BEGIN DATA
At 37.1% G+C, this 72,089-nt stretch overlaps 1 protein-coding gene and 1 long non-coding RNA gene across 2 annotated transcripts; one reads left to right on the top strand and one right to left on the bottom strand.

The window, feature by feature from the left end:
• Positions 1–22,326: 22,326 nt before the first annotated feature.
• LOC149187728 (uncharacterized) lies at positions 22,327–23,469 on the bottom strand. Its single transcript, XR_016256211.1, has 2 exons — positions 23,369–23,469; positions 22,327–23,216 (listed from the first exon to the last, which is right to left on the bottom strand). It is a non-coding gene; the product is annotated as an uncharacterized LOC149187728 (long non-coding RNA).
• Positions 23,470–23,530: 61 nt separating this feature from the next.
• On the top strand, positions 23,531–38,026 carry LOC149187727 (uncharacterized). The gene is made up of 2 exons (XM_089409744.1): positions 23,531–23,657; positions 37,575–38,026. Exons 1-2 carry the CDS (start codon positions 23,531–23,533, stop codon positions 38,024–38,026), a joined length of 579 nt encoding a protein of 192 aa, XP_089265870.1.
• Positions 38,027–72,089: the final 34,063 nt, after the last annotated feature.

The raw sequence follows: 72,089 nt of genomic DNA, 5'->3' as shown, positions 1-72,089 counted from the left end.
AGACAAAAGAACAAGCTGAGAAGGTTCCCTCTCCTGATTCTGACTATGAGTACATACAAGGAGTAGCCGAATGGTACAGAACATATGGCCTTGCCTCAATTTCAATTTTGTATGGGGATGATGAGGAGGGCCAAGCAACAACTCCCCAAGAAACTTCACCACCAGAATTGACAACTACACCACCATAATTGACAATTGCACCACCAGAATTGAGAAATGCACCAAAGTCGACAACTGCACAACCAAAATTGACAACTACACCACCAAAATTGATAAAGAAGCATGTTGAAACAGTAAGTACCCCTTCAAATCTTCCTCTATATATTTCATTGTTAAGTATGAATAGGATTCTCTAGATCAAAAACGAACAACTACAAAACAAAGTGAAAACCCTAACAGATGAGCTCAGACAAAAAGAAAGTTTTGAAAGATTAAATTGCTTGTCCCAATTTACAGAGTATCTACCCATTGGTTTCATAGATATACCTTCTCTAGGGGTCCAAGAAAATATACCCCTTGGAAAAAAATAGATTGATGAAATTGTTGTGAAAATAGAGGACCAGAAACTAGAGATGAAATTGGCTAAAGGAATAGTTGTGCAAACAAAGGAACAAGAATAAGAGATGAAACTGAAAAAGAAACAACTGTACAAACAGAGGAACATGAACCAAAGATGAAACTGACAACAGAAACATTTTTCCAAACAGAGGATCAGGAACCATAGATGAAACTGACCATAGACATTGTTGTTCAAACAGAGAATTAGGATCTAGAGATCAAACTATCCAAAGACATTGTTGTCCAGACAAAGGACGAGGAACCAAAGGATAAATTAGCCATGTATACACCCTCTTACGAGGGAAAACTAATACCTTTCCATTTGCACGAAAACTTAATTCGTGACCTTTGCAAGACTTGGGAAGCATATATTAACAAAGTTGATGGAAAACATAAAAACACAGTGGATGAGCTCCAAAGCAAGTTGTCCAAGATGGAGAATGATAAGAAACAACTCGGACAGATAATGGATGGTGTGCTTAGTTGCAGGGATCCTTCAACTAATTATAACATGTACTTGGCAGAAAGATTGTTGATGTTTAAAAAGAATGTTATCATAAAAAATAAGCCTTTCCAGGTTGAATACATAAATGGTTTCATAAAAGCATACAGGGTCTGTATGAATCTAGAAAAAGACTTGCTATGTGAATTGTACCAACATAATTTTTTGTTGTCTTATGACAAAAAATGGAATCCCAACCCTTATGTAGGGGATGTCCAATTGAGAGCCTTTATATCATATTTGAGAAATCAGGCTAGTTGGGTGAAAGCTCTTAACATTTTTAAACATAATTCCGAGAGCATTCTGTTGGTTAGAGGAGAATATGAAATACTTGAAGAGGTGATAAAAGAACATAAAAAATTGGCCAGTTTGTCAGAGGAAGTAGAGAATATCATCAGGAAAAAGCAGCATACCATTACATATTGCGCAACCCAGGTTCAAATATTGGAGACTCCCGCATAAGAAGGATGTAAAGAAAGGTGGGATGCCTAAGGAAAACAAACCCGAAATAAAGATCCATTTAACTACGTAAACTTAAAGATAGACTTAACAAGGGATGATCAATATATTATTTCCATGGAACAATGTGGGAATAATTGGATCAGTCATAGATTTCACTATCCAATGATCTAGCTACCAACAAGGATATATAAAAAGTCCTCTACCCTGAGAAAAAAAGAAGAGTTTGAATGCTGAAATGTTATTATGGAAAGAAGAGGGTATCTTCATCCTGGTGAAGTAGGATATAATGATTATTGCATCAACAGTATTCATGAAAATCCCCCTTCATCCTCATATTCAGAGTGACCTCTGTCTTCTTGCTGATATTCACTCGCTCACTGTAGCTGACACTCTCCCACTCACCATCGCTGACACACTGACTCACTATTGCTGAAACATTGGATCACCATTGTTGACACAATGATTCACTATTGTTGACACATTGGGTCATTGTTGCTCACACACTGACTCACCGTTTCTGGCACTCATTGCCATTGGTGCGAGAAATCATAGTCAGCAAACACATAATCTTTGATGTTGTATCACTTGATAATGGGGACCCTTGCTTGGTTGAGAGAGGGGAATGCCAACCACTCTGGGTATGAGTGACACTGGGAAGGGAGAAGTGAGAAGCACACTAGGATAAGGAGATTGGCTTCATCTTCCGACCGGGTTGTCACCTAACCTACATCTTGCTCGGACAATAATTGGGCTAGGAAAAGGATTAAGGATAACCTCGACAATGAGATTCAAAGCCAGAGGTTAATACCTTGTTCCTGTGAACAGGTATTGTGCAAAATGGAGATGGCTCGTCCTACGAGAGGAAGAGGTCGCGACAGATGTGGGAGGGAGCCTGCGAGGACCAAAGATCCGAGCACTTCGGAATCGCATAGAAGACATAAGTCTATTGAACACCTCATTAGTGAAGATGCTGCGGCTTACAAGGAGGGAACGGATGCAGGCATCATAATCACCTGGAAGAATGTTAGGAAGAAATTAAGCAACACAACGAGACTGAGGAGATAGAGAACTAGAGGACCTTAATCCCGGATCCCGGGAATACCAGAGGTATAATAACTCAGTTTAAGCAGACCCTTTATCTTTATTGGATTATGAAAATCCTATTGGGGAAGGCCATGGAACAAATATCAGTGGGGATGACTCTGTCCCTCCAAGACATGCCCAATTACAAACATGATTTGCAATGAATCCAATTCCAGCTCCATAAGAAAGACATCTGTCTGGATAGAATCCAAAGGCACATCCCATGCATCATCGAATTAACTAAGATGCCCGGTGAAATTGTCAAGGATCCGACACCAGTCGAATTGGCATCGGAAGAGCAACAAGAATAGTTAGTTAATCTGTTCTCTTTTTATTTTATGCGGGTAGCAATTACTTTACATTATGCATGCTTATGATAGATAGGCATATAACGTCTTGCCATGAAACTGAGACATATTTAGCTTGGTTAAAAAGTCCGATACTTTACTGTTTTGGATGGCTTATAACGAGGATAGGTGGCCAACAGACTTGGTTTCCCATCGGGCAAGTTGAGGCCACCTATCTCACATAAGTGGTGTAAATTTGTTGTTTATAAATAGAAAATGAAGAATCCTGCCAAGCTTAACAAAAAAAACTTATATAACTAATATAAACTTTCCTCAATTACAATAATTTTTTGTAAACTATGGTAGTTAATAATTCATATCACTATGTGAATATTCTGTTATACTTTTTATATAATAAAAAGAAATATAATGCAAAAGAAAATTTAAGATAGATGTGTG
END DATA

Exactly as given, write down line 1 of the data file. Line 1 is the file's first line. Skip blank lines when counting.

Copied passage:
At 37.1% G+C, this 72,089-nt stretch overlaps 1 protein-coding gene and 1 long non-coding RNA gene across 2 annotated transcripts; one reads left to right on the top strand and one right to left on the bottom strand.